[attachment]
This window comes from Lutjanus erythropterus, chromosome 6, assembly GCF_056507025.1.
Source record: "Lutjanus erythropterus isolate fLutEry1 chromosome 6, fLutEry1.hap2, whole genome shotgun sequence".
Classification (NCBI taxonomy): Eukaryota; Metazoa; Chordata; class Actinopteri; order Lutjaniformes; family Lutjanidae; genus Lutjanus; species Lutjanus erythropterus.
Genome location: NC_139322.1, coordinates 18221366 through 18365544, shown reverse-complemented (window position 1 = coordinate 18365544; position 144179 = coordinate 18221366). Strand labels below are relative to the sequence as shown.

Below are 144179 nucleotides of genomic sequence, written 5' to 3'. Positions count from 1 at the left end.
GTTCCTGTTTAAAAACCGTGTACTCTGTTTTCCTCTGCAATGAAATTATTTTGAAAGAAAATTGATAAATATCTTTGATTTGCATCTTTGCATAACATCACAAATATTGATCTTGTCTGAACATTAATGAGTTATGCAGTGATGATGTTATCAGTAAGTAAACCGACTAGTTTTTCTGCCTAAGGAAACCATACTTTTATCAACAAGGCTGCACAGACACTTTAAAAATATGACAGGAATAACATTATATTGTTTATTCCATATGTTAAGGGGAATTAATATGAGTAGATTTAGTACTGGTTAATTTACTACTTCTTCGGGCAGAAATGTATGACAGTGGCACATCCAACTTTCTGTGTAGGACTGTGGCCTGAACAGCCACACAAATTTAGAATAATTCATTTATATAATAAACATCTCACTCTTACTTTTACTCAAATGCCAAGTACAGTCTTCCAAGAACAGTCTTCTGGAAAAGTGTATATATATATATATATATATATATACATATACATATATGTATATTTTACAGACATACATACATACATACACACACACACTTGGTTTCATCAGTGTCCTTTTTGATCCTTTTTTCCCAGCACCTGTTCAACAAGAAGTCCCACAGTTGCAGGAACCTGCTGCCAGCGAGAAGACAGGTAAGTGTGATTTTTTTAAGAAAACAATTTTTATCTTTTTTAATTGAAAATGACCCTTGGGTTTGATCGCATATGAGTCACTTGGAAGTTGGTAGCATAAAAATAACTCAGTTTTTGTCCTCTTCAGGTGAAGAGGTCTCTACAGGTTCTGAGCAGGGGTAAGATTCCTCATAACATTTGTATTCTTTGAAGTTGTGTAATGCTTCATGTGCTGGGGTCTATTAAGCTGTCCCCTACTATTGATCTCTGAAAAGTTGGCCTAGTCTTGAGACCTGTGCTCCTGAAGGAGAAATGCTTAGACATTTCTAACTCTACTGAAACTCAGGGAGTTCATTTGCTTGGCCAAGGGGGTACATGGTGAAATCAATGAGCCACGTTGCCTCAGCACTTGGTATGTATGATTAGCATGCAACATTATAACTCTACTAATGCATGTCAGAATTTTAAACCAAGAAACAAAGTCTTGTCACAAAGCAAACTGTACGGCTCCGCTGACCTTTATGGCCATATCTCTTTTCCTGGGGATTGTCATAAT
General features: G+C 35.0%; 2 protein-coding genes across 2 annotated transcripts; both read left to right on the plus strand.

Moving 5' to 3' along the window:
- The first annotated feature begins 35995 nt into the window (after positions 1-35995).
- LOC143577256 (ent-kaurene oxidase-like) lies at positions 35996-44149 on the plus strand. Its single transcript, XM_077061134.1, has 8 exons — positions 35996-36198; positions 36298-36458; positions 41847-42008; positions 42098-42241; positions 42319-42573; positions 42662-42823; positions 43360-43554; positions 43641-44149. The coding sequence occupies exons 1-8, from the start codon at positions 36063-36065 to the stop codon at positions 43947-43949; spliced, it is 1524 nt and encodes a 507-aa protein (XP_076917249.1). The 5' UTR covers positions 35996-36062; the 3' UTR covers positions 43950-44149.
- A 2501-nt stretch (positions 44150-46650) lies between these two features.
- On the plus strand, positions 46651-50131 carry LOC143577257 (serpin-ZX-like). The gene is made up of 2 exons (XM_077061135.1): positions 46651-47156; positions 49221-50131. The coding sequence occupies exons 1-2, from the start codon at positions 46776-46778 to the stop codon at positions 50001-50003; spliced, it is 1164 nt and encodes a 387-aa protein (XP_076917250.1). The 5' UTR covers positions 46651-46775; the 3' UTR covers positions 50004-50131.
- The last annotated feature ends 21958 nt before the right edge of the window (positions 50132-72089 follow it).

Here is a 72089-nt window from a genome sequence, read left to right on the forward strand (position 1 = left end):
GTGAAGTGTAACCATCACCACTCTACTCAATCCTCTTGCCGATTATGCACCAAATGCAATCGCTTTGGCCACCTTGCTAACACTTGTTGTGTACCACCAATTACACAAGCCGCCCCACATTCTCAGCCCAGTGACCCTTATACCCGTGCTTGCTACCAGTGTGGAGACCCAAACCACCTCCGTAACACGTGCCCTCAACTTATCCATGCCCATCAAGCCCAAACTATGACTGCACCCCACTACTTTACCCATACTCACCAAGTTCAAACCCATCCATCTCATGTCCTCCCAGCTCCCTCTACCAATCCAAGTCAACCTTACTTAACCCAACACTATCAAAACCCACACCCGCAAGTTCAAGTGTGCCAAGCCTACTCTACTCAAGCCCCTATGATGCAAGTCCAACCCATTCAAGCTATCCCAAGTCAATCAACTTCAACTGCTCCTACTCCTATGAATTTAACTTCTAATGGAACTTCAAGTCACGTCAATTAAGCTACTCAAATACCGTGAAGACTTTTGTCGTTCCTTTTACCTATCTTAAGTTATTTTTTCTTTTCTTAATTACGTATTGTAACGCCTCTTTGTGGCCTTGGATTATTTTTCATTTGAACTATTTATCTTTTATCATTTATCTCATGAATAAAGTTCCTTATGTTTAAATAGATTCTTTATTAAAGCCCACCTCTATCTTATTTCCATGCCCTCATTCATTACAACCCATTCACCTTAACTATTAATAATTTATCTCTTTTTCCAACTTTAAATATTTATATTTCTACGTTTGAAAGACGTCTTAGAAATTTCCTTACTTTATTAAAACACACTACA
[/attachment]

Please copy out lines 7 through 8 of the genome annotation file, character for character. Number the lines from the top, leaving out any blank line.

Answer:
General features: G+C 35.0%; 2 protein-coding genes across 2 annotated transcripts; both read left to right on the plus strand.

Moving 5' to 3' along the window: